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Created On Thursday, 04, February 2016
Modified On Friday, 23, October 2020

Information on Medical Detoxification for Opioids, Prescribed Medication and Other Drugs

This is a picture of the word Detox written in Green with a hand holding a penMedical detox is the first step taken when someone begins the rehabilitation process. The detoxification process is necessary to manage withdrawal cravings and symptoms. Medical detox is different from standard detox because it treats more serious cases of withdrawal. Drugs and alcohol create physical and psychological dependence, resulting in dangerous withdrawal cravings and symptoms. Medical detoxification provides a safe environment for withdrawal from drugs or alcohol under medical supervision. Medical detox programs use medication management, which is a process of administering medication to manage withdrawal cravings. Someone addicted to opioids would benefit from this process because of how dangerous withdrawal symptoms become.

Someone going through a medical detox would experience a wide range of withdrawal symptoms. For example, withdrawal symptoms include shaking, irregular heartbeat, nausea or vomiting, fatigue, insomnia, depression, hallucinations, and sweating. Medical detox centers provide proper medical supervision to help an addict detox in a comfortable environment. Withdrawing from drugs or alcohol is extremely difficult and dangerous due to cravings and life-threatening symptoms. A medical detoxification program is a safe and effective way to withdrawal from these substances. There are inpatient and outpatient medical detox programs—inpatient services are the most common. Outpatient medical detox is typically a medical professional providing off-site advice and supervision while the patient detoxes at home.

There are many benefits with medical detox, and the main benefits are being able to withdraw from drugs and alcohol safely. Most residential drug rehabilitation centers have the capability of offering medical detox. Other medical detox programs are private centers and separate from a drug rehabilitation program. Someone struggling with severe alcoholism would benefit from a medical detox. Alcohol withdrawal becomes dangerous, especially for lifelong alcoholics. The other benefits of medical detox include receiving 24/7 medical care and support and recovering in a drug and alcohol-free environment. Medical detox programs typically use medication to alleviate withdrawal symptoms. Also, detox helps reduce the risk of overdose, relapse, and death.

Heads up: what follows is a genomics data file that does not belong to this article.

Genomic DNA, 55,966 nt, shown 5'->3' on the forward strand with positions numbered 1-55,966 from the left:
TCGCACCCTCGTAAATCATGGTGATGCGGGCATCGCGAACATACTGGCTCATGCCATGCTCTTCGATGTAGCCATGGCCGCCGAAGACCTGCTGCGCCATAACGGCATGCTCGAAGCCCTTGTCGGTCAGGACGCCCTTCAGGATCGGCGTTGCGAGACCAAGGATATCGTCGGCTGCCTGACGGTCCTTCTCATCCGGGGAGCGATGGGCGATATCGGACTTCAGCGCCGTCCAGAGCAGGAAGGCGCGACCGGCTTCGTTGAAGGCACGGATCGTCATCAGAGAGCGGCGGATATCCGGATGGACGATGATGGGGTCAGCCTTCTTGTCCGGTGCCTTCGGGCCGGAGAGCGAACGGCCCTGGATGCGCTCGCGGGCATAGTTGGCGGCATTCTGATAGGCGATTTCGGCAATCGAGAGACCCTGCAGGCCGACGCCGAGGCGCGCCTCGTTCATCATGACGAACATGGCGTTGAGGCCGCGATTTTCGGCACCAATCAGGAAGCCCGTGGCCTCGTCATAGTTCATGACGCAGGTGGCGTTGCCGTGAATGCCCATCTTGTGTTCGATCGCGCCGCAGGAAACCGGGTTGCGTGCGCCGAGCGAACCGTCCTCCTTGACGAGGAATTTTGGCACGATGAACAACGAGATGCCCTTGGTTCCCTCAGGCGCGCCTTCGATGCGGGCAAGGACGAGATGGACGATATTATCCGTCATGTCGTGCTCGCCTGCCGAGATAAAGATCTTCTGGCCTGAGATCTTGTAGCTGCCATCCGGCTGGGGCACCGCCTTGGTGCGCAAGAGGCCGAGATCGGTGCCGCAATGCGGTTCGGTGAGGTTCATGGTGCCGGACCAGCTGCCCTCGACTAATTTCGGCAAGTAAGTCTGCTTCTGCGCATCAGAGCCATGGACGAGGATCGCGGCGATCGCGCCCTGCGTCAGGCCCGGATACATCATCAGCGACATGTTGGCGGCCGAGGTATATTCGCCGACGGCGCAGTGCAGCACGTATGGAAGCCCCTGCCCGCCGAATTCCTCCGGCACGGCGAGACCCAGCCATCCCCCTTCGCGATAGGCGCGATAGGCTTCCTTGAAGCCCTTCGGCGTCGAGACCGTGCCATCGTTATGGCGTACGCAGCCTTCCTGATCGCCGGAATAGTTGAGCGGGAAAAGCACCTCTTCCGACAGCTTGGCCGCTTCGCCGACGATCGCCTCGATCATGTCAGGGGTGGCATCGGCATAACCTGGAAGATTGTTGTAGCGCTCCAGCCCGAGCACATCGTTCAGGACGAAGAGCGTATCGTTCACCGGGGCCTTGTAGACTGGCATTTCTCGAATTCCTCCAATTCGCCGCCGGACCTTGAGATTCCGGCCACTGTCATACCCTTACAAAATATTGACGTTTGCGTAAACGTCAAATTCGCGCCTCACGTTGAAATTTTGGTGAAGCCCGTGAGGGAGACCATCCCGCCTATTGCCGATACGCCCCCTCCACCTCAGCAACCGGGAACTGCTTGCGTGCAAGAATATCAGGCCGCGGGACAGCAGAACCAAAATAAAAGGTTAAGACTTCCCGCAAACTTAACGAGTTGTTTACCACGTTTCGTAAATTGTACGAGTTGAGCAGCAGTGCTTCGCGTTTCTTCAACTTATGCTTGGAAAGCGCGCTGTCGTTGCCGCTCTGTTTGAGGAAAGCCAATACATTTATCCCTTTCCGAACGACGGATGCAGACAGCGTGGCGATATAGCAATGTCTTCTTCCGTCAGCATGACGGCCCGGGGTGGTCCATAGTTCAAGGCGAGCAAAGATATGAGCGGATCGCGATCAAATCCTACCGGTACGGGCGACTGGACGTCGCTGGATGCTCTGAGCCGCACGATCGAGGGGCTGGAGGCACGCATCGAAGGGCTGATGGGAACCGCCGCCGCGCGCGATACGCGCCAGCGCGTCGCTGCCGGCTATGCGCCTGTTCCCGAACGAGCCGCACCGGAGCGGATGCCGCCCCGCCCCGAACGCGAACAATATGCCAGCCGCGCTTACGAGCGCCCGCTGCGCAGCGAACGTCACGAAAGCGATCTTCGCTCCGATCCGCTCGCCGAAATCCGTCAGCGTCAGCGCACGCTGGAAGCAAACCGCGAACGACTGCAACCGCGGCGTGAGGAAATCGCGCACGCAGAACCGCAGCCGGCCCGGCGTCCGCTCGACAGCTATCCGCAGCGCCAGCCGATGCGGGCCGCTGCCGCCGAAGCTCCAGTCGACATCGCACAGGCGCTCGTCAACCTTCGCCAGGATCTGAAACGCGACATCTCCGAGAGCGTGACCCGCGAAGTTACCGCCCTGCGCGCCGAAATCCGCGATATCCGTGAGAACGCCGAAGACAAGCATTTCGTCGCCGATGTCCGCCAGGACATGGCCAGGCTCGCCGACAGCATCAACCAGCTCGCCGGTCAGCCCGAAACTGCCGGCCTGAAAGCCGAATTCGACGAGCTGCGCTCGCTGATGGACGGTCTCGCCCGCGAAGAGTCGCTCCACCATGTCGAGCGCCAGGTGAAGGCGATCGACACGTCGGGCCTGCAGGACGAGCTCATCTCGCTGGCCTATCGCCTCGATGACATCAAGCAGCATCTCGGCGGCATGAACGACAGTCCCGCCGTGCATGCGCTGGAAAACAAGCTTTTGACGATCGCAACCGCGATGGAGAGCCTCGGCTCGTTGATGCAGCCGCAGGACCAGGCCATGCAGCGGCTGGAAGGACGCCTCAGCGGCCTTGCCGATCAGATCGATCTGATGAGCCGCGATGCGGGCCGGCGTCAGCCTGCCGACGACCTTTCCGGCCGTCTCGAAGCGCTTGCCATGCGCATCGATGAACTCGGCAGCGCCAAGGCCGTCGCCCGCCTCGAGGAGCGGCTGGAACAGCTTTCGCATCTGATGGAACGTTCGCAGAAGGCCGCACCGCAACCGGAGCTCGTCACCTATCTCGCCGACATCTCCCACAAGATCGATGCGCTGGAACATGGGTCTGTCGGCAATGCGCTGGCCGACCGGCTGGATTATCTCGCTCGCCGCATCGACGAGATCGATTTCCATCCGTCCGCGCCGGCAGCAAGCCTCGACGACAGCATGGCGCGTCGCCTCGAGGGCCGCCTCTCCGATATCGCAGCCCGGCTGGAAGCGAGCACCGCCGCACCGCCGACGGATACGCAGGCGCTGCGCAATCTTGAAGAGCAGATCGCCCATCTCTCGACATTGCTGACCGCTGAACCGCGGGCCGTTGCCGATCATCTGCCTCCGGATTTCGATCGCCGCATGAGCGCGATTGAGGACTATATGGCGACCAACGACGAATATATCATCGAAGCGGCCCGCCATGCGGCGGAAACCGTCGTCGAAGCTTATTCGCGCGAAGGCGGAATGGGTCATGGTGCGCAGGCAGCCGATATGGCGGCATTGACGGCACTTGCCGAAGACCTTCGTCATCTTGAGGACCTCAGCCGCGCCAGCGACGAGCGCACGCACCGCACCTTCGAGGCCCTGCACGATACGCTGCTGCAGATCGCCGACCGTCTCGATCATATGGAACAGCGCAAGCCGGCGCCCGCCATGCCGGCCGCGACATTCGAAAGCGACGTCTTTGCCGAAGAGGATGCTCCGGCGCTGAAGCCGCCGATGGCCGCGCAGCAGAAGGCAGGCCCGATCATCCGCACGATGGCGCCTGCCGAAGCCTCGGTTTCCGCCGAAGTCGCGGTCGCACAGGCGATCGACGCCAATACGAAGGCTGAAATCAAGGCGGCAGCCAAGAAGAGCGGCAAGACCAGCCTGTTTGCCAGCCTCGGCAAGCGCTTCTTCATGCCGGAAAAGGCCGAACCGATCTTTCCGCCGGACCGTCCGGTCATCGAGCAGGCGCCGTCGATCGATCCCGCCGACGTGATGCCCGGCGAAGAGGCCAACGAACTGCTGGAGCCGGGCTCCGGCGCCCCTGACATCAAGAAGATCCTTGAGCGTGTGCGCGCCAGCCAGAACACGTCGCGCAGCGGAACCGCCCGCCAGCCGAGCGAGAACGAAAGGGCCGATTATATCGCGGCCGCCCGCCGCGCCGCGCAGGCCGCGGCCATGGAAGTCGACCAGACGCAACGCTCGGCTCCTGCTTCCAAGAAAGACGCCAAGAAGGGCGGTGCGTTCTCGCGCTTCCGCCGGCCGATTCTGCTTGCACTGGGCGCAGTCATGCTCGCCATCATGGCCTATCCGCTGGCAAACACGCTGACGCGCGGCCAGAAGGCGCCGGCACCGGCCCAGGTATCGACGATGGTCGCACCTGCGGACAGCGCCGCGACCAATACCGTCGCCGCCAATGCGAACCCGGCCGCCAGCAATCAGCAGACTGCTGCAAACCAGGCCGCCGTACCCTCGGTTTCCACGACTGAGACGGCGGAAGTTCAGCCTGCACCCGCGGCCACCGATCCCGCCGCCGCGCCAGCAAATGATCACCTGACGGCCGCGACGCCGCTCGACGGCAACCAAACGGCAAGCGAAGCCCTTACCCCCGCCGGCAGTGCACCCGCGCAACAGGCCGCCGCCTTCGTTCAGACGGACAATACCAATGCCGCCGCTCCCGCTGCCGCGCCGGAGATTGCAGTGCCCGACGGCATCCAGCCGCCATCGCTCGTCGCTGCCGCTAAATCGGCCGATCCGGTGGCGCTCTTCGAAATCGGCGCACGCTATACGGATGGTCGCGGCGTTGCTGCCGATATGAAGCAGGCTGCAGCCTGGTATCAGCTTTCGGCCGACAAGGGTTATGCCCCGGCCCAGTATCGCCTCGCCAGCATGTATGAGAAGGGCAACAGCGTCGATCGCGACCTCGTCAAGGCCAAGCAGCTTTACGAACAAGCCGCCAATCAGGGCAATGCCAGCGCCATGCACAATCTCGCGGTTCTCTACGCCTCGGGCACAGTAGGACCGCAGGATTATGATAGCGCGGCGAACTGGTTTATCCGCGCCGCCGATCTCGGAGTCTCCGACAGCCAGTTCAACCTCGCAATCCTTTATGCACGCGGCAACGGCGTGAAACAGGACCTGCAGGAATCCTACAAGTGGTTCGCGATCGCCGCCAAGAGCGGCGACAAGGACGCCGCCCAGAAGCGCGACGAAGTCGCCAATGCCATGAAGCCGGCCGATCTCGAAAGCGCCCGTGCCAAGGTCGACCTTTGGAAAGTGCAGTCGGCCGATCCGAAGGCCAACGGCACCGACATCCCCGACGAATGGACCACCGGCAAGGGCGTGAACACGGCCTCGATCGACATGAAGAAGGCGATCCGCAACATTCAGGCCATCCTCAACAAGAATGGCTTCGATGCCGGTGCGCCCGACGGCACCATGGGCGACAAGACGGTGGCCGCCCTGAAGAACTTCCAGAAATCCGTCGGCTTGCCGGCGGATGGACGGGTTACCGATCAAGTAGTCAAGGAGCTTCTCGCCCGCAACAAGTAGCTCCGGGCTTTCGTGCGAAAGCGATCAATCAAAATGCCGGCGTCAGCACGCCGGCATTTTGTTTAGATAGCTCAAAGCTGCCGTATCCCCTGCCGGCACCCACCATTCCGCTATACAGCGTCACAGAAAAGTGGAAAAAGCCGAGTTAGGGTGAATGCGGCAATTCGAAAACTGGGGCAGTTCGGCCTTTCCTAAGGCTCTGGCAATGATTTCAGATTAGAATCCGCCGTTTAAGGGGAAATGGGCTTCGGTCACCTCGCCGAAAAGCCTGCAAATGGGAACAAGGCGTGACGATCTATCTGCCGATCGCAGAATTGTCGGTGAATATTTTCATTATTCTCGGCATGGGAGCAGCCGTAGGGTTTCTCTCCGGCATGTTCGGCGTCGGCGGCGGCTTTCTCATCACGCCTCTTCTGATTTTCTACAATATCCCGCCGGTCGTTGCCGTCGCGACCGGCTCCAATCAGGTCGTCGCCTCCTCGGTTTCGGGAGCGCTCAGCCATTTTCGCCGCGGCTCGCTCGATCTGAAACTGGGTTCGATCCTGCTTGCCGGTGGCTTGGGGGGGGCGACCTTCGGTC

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When to Consider Medical Detox

Substance abuse and addiction impact millions of Americans, and these problems become severe when the proper help is not gotten right away. According to the 2019 National Survey on Drug Use and Health, among people aged 12 or older, 60.1% used a substance in the past month. Approximately 50.8% drank alcohol in the past month, and 13% had used an illicit drug in the past month. Alcohol addiction is one of the most common addictions where medical detox is required. Among people aged 12 or older in 2019, 50.8% drank alcohol in the past month. The percentage of people consuming alcohol in 2019 was similar to the percentages from 2002 to 2004 and 2015 to 2018.

Severe alcoholism affects people from all age groups, and medical detox is effective. When the addiction becomes out of control, and the addict requires drugs or alcohol to manage their day-to-day life, this would be time to consider a medical detox. Severe alcoholism results in th